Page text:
Sunday, October 16, 2011

Free tickets to Japan

In view of the tremendous decline in foreign visitors to Japan following the triple disaster of March 11, 2011, the Japan Tourism Agency, a government agency, announced a 1.1b Yen budget to give out 10,000 FREE airline passages to Japan.  (Announcement here) *

Lucky travellers will be required to apply on the Internet by taking an 'examination' and also to provide a planned travel itinerary for scrutiny. They are also expected to use social media to disseminate stories of their visit while on their stay in Japan, especially on the safety aspects.

However, please note that the plan is still under government consideration and will not be in effect until April 2012. You can watch out for future announcements on the JNTO website.

I expect that many scammers and fraudsters will take advantage of this and will entice gullible people to part with their hard earned money.
So beware of any non-official advertisements about the free tickets.

* the announcement was reported by the Japanese newspaper Yomiuri Shimbum but is in Japanese. 
    You can use Google translation if you don't read japanese.

Saturday, October 15, 2011

Visiting Punggol after 30 years.

Punggol is a region in the north east of Singapore.
It is slated to be the model for Singapore's 21st century towns.
The masterplan calls for riverside residences, 'ala Sydney Harbour style,  waterfront housing and lifestyle.
A model of sustainable eco friendly suburban living.

I have not been to Punggol (sometimes spelt Ponggol) for more than a generation!
To me, Ponggol recall memories only of the pungent pig farms at Buangkok.
You used to be able to tell you have arrived at Ponggol simply with your nose.

One other thing I remembered was the small roadside shop, near the bus terminal at the end of Punggol Road, that would eventually grow to be the famous Ponggol Seafood Restaurant today.

Punggol was so remote in my days that nobody went there unless you lived there or had a really pressing reason to be there. The last time I was there was at an invitation from Fr John Khoo, a diocesan Catholic priest, to visit his family home and to drop by the St Francis Xavier Major Seminary located there.

On hindsight, I think he probably had a devious reason to take me there.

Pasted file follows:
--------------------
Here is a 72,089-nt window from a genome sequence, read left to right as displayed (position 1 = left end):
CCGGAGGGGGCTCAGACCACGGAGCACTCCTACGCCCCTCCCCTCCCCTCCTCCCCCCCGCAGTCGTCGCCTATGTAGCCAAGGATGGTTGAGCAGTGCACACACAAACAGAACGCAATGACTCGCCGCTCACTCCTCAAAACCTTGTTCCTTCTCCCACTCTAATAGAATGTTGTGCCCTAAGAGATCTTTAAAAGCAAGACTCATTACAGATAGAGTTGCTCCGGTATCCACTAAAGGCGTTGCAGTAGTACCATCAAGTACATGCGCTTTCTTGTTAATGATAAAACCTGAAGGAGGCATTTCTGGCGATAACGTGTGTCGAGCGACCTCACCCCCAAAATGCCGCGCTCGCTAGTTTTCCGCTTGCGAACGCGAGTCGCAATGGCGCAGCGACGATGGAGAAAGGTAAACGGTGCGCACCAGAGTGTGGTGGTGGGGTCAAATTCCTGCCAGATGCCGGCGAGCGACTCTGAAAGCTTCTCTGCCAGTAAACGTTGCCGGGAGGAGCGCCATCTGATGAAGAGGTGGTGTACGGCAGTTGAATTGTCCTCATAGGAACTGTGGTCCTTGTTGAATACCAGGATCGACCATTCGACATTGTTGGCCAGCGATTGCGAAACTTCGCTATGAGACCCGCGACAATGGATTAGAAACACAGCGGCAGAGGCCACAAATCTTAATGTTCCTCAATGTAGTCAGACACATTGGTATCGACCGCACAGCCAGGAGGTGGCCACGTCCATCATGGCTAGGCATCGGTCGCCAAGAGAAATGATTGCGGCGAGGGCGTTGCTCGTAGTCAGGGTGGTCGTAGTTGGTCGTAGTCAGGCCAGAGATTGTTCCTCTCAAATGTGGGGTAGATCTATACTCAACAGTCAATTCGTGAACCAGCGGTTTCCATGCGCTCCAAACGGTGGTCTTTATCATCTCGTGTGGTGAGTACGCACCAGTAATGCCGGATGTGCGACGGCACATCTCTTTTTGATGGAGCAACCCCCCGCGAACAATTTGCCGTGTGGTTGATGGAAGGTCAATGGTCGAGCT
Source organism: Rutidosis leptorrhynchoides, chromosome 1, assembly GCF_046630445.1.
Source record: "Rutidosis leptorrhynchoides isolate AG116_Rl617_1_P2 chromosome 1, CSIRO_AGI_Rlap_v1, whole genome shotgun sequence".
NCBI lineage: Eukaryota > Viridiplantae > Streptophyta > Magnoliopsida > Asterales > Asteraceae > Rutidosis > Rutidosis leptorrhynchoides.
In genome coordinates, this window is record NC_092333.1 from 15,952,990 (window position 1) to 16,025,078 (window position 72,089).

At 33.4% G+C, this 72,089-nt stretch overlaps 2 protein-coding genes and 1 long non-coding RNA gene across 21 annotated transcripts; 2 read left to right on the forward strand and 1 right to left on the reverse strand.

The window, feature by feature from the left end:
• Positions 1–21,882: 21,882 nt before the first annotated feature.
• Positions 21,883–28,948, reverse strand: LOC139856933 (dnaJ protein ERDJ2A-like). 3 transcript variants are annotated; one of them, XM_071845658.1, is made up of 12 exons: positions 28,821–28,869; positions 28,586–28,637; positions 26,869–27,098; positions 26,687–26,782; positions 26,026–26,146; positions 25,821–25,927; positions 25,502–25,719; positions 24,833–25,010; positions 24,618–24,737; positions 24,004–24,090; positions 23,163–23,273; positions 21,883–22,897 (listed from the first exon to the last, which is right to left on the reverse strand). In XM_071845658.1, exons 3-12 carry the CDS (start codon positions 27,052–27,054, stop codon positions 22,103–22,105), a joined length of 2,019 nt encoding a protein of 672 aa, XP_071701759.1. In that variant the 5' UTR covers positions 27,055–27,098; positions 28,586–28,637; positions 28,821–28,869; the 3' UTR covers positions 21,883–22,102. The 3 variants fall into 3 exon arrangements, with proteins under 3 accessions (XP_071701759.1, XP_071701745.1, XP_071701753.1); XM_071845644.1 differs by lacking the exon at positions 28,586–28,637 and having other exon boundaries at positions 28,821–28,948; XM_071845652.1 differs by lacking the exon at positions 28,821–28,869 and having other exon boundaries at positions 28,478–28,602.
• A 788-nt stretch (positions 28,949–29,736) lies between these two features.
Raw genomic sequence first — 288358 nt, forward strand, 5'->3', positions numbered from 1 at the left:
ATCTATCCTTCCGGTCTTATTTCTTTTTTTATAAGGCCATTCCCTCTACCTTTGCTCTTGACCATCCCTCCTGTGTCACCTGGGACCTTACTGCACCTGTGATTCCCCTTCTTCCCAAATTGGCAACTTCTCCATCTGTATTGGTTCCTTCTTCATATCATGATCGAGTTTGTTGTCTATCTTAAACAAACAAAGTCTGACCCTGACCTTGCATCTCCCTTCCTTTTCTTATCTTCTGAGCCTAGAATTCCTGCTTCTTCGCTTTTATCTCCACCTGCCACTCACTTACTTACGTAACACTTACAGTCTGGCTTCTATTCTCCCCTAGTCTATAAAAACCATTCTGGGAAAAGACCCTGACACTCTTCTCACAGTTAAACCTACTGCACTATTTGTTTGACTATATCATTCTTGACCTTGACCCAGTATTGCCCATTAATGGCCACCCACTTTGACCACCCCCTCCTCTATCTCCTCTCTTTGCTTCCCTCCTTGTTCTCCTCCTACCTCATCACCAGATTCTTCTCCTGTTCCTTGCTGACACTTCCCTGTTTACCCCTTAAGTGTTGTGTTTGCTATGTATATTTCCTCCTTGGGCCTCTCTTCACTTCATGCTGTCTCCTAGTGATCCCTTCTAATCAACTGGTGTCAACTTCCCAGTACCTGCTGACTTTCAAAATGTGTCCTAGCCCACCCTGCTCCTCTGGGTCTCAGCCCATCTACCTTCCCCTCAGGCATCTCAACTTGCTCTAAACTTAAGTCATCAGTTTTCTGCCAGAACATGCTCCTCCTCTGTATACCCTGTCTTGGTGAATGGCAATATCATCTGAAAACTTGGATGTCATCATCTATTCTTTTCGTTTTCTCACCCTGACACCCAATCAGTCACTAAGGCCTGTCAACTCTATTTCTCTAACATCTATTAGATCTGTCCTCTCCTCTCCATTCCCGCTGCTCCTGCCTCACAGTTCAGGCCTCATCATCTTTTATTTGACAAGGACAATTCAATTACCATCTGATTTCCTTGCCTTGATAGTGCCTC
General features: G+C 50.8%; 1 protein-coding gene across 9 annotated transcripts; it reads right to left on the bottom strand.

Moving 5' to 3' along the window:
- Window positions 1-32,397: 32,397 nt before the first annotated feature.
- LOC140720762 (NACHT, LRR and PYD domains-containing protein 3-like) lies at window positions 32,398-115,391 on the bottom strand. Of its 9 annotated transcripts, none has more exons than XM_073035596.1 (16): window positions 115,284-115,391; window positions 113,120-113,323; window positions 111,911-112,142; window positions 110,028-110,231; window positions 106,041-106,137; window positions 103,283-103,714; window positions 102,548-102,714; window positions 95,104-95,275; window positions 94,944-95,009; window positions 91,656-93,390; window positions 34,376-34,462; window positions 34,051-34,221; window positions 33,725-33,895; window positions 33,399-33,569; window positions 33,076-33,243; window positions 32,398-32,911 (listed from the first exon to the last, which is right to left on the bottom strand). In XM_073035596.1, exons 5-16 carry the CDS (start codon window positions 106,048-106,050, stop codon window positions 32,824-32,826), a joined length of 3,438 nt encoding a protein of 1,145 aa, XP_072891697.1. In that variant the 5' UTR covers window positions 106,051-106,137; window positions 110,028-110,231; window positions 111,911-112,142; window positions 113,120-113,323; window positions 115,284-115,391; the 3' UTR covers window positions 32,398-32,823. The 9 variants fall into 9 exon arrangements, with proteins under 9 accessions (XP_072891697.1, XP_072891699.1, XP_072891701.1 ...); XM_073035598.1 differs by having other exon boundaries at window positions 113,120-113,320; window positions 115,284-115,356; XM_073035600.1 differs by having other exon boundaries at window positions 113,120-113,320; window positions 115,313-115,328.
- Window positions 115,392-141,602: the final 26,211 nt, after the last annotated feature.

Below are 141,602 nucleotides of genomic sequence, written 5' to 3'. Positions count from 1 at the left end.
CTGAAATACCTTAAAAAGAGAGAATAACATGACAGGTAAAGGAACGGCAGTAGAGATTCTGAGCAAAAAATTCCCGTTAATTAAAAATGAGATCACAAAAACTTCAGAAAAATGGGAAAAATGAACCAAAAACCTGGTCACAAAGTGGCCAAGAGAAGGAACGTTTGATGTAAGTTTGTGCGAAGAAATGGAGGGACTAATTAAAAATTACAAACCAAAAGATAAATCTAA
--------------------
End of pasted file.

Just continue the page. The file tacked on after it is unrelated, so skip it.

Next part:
Who knows, if it wasn't for the smell of the pigs (I really mean the animals, not the seminarians), I might have become a man of the cloth today?
Anyway, that was 30 years ago, and that's how long I have not been to that area since!

Punggol today, of course, has developed along with the tremendous growth all over Singapore.
Pig and poultry farms are no longer found and the area is now a sprawling sub-urban HDB estate.
The biggest thing to happen there recently is the plan to redevelop the entire region into a new waterfront lifestyle town.

Now that there's a direct connection from Bukit Batok to Punggol by MRT train, I thought I'd pay a visit after all these years and and see what the excitement is all about.

These are the pictures I took at Punggol today. There's still a long way to go.
Click the link here.
My Waterway@Punggol

Related links:
Venice of Punggol?

Wednesday, October 12, 2011

Crowded Tokyo trains worse than Singapore's MRT?

Whenever you see complaints about our crowded MRT trains, some readers will always bring out examples of other city trains, especially Tokyo commuter trains. For example in these videos...

(Youtube video by TheFatFinger)

(Youtube video by d0b33)

I have worked in Tokyo previously and I have been on those rush hour trains and truthfully, they are not as 'bad' as they are made out to be.

Yes, it is very crowded (Tokyo has 12.7m population) and it's true that people are packed like sardines into the trains as in the above video, but that only happens at the peak of the morning rush.

However, there is a cultural difference in Japan.
The overcrowding is accepted as a way of life in Tokyo.
During rush hour, you are packed into the train but everyone understands the situation.
Everyone knows the need for each other to commute to work or to get to school on time.

If you are in a rush hour train, you expect to be squashed cheek by jowl.
You will be shoved from all sides till everyone settles into their own comfort zone.
You know there is no room for any movement except to stand constricted till you get to your destination.

However, Japanese etiquette makes the journey tolerable.
The Japanese typically avoid any action that will make others uncomfortable.
Nobody uses a mobile phone on the train.
Nobody takes out their ipad or newspaper to read.
Nobody chats in the train.
The Japanese are fastidious about cleanliness, so there is absolutely no odor of any sort.
And if you are carrying a briefcase or backpack, you stow it in the overhead rack to make room for others to stand more comfortably.
And, they stand in orderly lines waiting to board the train.

What happens when you reach your destination and you are in the middle of the car?
No worries, just one word 'sumimasen',  and everyone near the door will get out to let you through, automatically!

Whenever, I take my friends on a tour of Tokyo, I make sure that they get this unique experience of taking a morning commuter train. They have all survived and I have yet to loose a friend on the train system. In fact, they are happy to come away with this unique experience.
I only tell them, if you are near the door,  get off!   let people out or you'll be stampeded!

The level of tolerance is vastly different from Singapore.
Although, our MRT system has been running more than 20 years, education on train etiquette was never ever emphasized. Bad habits have taken root and is now very hard to eradicate, so there is no comparison at all.

Grab poles & handles are available even near the door areas.
During rush hour, some seats are folded up to make more space for standing.
Bulky bags are stowed on the overhead racks.

Related links: